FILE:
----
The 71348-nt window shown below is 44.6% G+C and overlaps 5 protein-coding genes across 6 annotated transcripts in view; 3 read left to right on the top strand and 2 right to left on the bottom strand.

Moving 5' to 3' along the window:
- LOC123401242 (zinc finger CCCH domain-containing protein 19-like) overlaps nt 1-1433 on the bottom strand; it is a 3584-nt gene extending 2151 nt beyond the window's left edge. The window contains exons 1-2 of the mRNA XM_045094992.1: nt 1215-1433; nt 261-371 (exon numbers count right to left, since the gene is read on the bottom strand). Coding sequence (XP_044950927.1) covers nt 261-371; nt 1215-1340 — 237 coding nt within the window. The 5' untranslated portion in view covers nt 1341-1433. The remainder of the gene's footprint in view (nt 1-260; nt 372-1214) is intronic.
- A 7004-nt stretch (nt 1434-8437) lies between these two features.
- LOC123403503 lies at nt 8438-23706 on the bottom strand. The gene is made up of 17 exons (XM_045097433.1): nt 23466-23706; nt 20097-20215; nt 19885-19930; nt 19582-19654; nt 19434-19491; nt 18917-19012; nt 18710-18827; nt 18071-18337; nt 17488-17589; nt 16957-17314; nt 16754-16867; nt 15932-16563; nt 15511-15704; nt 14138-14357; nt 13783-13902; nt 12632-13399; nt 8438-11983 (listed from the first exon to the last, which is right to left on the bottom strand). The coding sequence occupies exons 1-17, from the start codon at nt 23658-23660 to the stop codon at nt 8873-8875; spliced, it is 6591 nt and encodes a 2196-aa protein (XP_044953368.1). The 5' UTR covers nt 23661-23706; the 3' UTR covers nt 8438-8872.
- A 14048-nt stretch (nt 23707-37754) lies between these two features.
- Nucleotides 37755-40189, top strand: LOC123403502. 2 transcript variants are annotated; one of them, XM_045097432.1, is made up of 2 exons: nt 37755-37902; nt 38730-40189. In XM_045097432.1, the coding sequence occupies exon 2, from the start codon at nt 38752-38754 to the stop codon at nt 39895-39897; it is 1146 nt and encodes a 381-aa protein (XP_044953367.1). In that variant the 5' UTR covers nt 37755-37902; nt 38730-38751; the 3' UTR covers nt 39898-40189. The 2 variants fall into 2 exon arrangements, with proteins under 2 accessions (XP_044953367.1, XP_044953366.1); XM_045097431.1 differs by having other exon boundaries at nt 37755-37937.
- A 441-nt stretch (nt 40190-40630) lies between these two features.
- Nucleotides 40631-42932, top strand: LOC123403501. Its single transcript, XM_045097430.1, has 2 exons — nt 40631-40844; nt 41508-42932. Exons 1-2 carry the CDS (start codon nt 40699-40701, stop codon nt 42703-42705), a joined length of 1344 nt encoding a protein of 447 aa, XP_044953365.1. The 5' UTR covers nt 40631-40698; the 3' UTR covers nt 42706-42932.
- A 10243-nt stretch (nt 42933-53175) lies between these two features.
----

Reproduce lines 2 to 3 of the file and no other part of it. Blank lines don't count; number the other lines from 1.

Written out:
Moving 5' to 3' along the window:
- LOC123401242 (zinc finger CCCH domain-containing protein 19-like) overlaps nt 1-1433 on the bottom strand; it is a 3584-nt gene extending 2151 nt beyond the window's left edge. The window contains exons 1-2 of the mRNA XM_045094992.1: nt 1215-1433; nt 261-371 (exon numbers count right to left, since the gene is read on the bottom strand). Coding sequence (XP_044950927.1) covers nt 261-371; nt 1215-1340 — 237 coding nt within the window. The 5' untranslated portion in view covers nt 1341-1433. The remainder of the gene's footprint in view (nt 1-260; nt 372-1214) is intronic.